Abe plans snap election in Japan amid Korea crisis

Abe plans snap election in Japan amid Korea crisis

Abe plans snap election in Japan amid Korea crisis

Shinzo Abe said on Wednesday that countries need to unite to enforce sanctions and apply pressure on North Korea to abandon its nuclear and missile programs. Though he has not announced a date for elections, reports say polls will be held on October 22.

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"We must not give in to North Korea's threats".

"I want the Japanese people to believe that there is hope for tomorrow", she said at a televised press conference.

Analysts believe his ruling Liberal Democratic Party will retain a majority, but could lose the two-thirds majority it now holds with its coalition partner, the Komei party.

He said his goal was for his coalition to retain a majority in the chamber.

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A survey last weekend by the Nikkei business daily newspaper indicated that 44 percent of voters meant to vote for Abe's Liberal Democratic Party (LDP).

Abe called a snap election on Monday as regional tensions remained at fever pitch over North Korea, coupled with Koike's declaration that she would head a new conservative grouping to be called the Hope Party. The same survey by Nikkei business daily showed 44 percent of voters planned to vote for the LDP.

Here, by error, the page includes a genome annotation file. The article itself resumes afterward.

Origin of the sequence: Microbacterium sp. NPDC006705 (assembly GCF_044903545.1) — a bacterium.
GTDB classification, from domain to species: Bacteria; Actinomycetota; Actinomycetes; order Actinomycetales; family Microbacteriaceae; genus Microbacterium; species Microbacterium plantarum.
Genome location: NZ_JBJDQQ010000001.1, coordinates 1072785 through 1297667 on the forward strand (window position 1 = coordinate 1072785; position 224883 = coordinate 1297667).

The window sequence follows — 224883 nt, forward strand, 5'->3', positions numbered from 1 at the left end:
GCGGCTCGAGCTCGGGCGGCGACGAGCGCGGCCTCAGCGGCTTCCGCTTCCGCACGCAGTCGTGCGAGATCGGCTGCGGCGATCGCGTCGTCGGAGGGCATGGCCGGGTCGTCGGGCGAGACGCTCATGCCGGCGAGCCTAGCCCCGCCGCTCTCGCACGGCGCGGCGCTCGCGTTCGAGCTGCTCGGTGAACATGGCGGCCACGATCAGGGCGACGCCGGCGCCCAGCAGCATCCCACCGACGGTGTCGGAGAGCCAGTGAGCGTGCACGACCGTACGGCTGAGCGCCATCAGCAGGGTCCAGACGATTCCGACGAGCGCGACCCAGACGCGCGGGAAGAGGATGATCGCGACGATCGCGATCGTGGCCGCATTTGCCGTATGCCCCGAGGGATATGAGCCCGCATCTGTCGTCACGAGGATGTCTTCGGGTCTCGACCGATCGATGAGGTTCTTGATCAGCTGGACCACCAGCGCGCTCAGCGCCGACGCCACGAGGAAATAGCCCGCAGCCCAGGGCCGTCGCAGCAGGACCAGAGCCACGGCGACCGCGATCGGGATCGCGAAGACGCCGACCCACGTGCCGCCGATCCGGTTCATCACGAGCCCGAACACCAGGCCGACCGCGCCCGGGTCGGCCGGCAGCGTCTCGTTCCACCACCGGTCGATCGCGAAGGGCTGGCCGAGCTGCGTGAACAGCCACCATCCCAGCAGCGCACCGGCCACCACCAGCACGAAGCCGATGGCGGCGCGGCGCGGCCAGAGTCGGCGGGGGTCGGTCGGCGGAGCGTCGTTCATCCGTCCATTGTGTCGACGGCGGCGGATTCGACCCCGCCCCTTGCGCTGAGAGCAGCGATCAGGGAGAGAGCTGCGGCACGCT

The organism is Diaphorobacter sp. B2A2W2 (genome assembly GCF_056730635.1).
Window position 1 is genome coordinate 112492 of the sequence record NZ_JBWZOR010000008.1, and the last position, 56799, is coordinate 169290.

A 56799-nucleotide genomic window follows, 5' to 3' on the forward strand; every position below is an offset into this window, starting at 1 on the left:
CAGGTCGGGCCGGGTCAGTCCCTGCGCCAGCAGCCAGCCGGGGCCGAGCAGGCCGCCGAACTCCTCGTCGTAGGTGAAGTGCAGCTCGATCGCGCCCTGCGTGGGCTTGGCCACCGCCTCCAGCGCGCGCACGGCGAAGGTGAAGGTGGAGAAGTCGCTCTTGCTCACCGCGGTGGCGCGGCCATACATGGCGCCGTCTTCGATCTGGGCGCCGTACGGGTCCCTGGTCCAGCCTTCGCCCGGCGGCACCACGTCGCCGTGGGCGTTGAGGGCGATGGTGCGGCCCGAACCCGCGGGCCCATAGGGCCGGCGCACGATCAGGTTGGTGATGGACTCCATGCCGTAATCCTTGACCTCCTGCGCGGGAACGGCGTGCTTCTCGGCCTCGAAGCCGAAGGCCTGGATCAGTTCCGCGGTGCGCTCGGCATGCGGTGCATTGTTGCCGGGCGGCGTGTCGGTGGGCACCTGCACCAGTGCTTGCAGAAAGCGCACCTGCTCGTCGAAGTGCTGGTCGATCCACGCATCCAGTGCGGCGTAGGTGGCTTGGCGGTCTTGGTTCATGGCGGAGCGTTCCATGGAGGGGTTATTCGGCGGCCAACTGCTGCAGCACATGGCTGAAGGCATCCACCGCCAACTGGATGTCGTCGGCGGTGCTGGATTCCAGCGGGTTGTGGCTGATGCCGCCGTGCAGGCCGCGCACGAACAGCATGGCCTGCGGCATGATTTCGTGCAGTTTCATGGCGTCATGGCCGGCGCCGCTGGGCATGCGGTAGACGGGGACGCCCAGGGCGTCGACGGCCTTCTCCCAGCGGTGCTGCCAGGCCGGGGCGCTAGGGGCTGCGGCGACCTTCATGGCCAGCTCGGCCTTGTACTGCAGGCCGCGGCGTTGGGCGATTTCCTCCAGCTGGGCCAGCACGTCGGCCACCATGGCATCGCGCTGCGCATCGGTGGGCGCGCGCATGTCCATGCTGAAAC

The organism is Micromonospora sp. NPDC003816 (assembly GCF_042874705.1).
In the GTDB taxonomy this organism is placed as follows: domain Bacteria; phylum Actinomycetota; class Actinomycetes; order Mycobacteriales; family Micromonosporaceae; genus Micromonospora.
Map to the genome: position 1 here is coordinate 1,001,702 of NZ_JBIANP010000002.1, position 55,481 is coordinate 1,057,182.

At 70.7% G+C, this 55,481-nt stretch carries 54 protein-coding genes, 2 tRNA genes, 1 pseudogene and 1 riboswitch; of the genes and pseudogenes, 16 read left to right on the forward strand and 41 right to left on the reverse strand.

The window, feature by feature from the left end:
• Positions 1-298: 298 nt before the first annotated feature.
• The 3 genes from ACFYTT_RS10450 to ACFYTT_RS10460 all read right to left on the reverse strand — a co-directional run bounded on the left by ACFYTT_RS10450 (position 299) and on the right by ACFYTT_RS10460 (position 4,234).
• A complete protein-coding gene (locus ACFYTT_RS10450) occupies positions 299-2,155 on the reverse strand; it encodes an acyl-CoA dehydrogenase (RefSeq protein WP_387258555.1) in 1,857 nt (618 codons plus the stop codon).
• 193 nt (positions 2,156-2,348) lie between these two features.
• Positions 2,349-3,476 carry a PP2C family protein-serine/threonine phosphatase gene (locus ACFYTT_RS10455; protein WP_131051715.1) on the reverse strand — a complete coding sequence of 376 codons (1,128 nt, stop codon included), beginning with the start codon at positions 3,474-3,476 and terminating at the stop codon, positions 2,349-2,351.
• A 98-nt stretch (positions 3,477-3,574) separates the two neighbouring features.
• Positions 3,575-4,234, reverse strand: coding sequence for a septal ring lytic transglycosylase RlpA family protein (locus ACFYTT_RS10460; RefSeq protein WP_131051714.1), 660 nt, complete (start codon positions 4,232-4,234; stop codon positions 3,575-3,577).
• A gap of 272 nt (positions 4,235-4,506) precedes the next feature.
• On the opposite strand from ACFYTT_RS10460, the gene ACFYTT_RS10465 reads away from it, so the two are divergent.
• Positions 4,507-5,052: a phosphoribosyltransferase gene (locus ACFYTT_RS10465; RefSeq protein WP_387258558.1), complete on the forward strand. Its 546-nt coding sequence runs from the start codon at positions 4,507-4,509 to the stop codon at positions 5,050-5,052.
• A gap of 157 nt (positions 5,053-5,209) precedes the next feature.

Given the results seen in other major developed countries, however, some political analysts are not ruling out the unexpected.

In his United Nations speech, Abe said North Korean nuclear weapons either already were, or were on the verge of becoming, hydrogen bombs, presenting an unprecedented threat.

The government and the ruling coalition of the Liberal Democratic Party and the Komeito party have approved Abe's plan to disband the House of Representatives at the outset of the upcoming parliament session without the prime minister making a policy speech, ruling party sources said.

He said fostering human resources and improving productivity would be two pillars of his Cabinet's policies, adding that the government will compile a policy package worth 2 trillion yen (18 billion US dollars) to boost support for child care and education.

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